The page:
Excel Tips: Extracting weather data

Excel Tips: Extracting weather data

Welcome to another entry in our series on Dr. Wayne Winston’s best Excel tips! I’m Wayne Winston, Becker’s resident expert on all things Microsoft Excel. Let’s learn another helpful Excel skill that can make your work a bit easier.

Last month, we showed you how to use Office 365’s amazing new Data Types to extract thousands of pieces of data from the web into Excel, including the population of your city, all albums sung by a certain artist, and much more. This month we will show you how to enter weather data for a specific location into Excel.

Suppose you live in Houston, Texas (the city has amazing restaurants and gets no credit for them!) and want to extract to Houston’s average monthly temperature and average monthly maximum temperature. If you have Office 365, you can use the following steps to accomplish this goal. Copy and paste this link into a new browser window to download the workbook and follow along.

1.  Type “Houston” in cell G7 of the workbook.

2.  Select cell G7. In the Data tab, choose “Geography” from the Data Types group.  You will have to choose the correct option to tell Excel that Houston is a city.

2. In cell H7 type =G7 and you will see a list of data (see Figure 1) you can download.  Select Weather.

Figure 1: A Subset of available data for Houston, TX

Available data for Houston, TX

3.  In cell H7, you will see weather for Houston. Click on the card icon and choose “history.” Cell I7 will now contain weather history for Houston.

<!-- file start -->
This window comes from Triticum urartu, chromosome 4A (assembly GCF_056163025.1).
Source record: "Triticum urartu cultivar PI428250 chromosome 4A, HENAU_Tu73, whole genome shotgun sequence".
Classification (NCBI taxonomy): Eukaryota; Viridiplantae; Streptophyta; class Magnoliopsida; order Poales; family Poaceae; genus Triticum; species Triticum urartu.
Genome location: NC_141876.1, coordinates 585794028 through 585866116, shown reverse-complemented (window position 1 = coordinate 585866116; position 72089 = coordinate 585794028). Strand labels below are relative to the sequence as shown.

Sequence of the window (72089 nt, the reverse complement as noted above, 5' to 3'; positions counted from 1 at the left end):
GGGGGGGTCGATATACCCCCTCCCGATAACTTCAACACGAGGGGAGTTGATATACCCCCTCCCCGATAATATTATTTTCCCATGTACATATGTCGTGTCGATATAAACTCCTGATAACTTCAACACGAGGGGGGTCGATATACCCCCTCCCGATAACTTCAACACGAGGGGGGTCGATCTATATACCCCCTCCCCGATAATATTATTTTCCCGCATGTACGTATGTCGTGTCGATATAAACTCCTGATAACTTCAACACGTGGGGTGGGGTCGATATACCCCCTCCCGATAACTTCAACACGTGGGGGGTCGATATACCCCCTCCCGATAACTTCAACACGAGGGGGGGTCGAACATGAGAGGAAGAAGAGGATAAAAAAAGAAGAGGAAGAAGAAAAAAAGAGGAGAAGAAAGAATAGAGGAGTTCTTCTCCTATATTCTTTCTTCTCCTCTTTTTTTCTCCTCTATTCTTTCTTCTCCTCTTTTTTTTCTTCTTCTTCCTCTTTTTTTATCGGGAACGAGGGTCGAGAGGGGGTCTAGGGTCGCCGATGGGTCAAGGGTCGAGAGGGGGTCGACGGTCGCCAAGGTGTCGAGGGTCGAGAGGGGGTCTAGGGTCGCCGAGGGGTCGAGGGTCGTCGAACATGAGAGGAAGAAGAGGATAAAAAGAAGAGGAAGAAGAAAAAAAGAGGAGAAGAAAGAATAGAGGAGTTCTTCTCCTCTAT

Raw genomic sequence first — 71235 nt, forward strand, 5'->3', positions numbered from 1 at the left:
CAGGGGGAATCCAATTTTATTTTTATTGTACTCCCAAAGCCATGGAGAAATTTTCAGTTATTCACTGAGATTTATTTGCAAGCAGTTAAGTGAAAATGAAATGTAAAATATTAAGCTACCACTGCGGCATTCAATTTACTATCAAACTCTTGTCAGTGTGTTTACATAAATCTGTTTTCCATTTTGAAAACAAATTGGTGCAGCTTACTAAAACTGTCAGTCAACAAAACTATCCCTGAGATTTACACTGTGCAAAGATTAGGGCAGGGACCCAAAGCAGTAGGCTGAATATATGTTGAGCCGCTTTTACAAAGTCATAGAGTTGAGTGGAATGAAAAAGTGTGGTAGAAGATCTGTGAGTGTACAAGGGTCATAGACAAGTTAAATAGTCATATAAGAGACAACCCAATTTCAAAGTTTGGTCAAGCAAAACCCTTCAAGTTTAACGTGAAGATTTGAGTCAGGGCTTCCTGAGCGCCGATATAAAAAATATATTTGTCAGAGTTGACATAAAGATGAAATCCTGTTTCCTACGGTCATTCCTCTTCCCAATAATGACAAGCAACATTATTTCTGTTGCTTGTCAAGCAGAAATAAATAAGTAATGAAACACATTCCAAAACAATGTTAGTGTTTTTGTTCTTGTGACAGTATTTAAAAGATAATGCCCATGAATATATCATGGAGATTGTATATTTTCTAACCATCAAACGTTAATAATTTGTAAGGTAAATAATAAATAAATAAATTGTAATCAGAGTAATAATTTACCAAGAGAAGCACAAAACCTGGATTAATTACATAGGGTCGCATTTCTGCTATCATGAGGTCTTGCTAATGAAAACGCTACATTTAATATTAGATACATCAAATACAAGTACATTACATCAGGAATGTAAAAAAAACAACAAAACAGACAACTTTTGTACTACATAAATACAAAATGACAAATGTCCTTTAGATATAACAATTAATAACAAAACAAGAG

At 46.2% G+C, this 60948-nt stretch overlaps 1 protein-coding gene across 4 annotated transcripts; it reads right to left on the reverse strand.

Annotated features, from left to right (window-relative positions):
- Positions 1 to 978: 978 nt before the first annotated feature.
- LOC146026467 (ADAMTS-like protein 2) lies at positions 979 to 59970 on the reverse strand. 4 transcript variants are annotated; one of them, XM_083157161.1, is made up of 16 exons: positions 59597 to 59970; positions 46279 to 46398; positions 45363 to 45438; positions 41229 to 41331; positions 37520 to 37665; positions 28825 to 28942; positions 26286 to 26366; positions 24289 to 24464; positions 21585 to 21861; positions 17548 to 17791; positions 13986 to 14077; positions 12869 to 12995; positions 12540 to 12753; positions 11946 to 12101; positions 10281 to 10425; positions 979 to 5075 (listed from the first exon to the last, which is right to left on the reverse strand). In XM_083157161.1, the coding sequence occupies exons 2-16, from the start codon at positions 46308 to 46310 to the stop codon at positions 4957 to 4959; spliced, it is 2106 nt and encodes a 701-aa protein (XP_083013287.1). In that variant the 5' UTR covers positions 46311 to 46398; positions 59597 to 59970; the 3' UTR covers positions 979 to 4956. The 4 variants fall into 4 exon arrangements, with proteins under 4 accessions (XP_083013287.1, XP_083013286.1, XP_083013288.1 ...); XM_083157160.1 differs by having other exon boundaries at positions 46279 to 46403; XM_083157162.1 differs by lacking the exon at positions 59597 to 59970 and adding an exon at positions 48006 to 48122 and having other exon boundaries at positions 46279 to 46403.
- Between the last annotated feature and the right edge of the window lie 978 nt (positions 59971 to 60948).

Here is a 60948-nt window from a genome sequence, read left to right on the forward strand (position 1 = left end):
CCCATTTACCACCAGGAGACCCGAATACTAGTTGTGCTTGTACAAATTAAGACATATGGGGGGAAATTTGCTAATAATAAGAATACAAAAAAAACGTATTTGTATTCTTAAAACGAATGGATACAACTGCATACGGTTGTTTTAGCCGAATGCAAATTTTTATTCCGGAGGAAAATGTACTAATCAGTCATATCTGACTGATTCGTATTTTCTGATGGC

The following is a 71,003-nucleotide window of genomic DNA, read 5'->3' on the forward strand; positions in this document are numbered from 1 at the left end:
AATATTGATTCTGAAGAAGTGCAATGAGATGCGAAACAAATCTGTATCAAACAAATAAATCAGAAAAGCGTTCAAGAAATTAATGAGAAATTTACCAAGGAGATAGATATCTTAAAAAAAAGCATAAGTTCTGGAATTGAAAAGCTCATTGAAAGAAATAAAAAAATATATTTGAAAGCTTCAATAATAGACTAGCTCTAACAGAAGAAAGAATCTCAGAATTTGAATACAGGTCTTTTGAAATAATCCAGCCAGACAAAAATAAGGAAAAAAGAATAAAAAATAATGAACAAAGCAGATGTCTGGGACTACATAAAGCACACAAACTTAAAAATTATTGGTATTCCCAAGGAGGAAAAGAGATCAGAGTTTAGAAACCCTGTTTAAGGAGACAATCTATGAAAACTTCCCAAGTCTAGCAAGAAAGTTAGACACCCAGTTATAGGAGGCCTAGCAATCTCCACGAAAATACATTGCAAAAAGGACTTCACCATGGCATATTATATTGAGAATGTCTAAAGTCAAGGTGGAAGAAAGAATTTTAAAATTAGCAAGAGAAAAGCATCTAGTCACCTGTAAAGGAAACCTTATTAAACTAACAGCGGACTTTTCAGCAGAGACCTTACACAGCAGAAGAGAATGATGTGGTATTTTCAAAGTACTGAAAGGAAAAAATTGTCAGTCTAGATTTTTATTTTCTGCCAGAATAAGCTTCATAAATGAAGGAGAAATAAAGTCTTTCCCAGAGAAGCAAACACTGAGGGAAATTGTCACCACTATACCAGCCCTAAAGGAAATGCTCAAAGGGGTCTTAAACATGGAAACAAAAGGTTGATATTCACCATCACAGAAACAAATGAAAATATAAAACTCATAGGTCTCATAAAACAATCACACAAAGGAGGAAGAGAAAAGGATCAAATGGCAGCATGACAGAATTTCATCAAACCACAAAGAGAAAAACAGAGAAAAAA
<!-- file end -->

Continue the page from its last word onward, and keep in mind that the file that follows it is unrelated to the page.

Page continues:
4.  Click on the card icon in cell I7 and choose monthly. Cells J7-J18 will appear as shown in Figure 2.

Figure 2: Column J shows available monthly data

Figure 2: Column J shows available monthly data

5.  Now, if you go to any blank cell and point to J7, you will see the options available below (Figure 3). Entering the formula J7.month in K7 and copying the formula to J8:J18 enters the months of the year.

Figure 3: Monthly weather options

Figure 3: Monthly weather options

6.  Copying from L7 to L8:L18 the formula = J7.[mean temperature] enters each month’s mean temperature in degrees Celsius.

7. Copying from O7 to O8:O18 the formula = J7.[mean maximum temperature] enters each month’s mean maximum temperature in degrees Celsius.

8. To convert the monthly mean temperatures to Fahrenheit we copied the formula = (1.8*L7+32) from M7 to M8:M18. We also converted the mean temperatures with Excel’s CONVERT function by copying the formula = CONVERT(L7,"C","F") from N7 to N8:N18. The CONVERT function makes it a snap to convert from one system of units to another (for example, feet to meters, etc.)

9. In column P, we used the CONVERT function to convert the maximum mean monthly temperatures to degrees Fahrenheit. Our data is shown in Figure 4.

Figure 4: Monthly temperature data for Houston, TX

Monthly temperature data for Houston, TX

10. We can now summarize our data with a line chart. Select the cell range K7:K18. Then, hold down the control key and select N7:N18 and P7:P18. Selecting a line chart (Insert à charts) creates the line chart shown in Figure 4. As all Houstonians know, summers are hot in Houston!

I am sure you will enjoy downloading weather data into Excel. Come back next month for another useful Excel tip.


Keep visiting the Becker career blog for more helpful Excel tips.


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